Canadian MNOs withdraw from CWTA over balance of power

Smaller operators and new entrants to the market appear to be growing increasingly frustrated by the power wielded by the industry’s big players. This trend was evident this week, as three of Canada’s smaller operators announced their withdrawal from industry body the Canadian Wireless Telecommunications Association (CWTA).

Dawinderpal Sahota

April 11, 2013

2 Min Read
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VimpelCom is exiting Canada

Three of Canada’s smaller operators have announced their withdrawal from industry body the Canadian Wireless Telecommunications Association (CWTA). Wind Mobile, Public Mobile and Mobilicity claim the association consistently shows bias towards the country’s three largest operators.

The three operators leaving the association are dwarfed by the country’s leading players in terms of subscriber numbers. Between them, Wind Mobile, Public Mobile and Mobilicity have a combined total of 1.245 million subscribers, according to Informa’s WCIS, compared with Rogers (9.47 million), Bell Wireless (7.64 million) and Telus (7.61 million).

The challenger triumvirate voiced their mounting frustration with the CWTA’s “consistent bias” in favour of Rogers, Bell and Telus on a wide variety of issues.

“From this point, the CWTA does not, and cannot claim to, speak on behalf of the Canadian mobile wireless sector,” the three said in a combined statement.

Simon Lockie, chief regulatory officer at Wind Mobile explained that when the operator was first approached by the CWTA, it was promised a fair representation on industry issues.

“But despite making our objections and concerns abundantly clear on numerous occasions, the CWTA has repeatedly failed to honour this promise, leaving us no alternative but to withdraw,” he said.

Gary Wong, director of legal affairs at Mobilicity added:  “There seems to be a blatant disregard of the new entrants in favour of acting in the best interests of the Big Three carriers and it is unacceptable.”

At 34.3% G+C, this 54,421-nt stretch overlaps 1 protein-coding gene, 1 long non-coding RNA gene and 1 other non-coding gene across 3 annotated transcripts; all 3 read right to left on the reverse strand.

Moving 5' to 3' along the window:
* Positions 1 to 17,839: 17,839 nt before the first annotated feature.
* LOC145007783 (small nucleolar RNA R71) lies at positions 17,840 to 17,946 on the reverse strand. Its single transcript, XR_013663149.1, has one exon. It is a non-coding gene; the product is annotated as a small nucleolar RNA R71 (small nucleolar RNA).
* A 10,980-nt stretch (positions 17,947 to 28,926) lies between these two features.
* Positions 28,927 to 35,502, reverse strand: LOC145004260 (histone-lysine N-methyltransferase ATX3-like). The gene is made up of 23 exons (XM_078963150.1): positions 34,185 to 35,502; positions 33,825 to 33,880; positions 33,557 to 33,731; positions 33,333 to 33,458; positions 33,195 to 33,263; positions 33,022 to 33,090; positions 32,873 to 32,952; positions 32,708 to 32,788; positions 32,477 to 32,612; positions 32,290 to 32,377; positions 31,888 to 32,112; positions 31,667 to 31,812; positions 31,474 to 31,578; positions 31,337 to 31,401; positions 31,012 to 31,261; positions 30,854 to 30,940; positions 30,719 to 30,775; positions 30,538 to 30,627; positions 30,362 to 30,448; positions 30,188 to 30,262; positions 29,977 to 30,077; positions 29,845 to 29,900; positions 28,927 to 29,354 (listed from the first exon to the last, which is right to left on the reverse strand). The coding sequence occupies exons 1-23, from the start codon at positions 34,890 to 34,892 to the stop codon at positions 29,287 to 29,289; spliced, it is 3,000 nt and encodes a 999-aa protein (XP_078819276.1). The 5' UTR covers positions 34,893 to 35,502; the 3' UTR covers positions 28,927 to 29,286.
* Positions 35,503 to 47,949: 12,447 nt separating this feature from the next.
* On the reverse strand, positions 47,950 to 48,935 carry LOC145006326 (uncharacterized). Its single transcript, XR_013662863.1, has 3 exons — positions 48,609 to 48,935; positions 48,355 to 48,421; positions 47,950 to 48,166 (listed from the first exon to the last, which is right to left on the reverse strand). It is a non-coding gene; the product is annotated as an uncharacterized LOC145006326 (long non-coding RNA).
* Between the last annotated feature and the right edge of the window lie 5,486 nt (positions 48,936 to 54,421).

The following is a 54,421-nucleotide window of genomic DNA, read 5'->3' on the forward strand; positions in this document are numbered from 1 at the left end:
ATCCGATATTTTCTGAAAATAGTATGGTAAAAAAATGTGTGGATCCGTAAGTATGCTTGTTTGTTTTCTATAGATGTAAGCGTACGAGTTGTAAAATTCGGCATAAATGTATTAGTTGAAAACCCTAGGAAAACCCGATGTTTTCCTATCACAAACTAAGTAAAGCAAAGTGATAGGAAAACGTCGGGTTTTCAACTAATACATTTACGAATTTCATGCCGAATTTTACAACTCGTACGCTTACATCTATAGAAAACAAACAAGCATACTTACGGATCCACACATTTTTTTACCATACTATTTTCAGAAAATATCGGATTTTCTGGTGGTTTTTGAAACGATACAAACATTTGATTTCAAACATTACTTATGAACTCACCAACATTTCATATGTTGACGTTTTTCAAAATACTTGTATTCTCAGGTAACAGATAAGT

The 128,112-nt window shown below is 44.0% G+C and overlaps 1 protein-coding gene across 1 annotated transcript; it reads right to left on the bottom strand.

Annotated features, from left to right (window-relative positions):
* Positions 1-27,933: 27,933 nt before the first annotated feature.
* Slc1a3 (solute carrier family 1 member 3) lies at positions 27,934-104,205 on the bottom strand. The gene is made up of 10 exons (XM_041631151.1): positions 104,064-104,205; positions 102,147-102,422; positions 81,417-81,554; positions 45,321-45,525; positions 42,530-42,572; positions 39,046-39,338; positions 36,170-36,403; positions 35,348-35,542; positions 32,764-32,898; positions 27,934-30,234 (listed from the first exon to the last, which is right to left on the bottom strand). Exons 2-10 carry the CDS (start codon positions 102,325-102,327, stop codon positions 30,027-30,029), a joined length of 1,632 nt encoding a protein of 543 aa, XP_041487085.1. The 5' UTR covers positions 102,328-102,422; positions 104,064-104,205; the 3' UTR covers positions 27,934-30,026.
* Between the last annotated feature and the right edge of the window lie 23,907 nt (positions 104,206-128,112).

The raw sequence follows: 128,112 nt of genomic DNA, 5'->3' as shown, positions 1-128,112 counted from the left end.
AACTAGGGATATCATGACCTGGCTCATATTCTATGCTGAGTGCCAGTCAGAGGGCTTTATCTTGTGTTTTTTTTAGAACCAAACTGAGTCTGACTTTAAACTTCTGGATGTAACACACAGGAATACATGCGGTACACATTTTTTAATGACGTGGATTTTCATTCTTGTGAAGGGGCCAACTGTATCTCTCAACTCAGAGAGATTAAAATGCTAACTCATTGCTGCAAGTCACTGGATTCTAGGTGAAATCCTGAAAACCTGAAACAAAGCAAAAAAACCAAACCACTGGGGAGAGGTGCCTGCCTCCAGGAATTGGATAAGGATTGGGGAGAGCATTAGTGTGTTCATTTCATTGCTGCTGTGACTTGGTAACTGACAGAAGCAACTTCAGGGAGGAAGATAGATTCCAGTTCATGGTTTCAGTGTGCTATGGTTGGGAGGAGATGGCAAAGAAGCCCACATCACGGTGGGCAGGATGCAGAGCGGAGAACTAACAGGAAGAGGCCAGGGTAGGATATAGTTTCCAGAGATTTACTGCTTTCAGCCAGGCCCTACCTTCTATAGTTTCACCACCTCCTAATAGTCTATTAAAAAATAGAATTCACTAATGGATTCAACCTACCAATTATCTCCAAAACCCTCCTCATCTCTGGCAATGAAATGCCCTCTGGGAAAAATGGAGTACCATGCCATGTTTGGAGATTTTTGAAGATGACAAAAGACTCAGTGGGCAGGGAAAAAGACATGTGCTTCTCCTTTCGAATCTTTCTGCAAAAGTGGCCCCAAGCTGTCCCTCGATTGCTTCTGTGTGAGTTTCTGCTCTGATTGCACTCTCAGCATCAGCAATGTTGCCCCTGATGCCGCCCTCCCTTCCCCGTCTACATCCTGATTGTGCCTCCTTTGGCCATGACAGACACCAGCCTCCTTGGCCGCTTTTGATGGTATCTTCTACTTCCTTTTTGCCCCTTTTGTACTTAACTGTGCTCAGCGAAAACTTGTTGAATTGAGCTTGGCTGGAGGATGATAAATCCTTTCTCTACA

The CWTA responded by saying that the announcement was unfortunate and surprising. It added that it rejects the accusation that it represents the interests of only certain members.

“While any industry association that represents a large and diverse membership in an intensely competitive sector will have some disagreements amongst its members on certain issues, CWTA is a catalyst for numerous initiatives that bring many benefits to Canadians,” the association said in a statement.

It added that it would welcome the return of the trio to the association in the future.

The move marks a growing frustration among smaller operators and new entrants to telecoms markets towards the power wielded by the industry’s big players. According to trade body the European Telecoms Association (ECTA). the situation is no different in Europe.

“There are more that a 100 operators in Europe and the ones that are most represented in the industry are the ones with the biggest market share,” said a spokesperson.“The views of the bigger operators are normally the most influential in industry bodies.”

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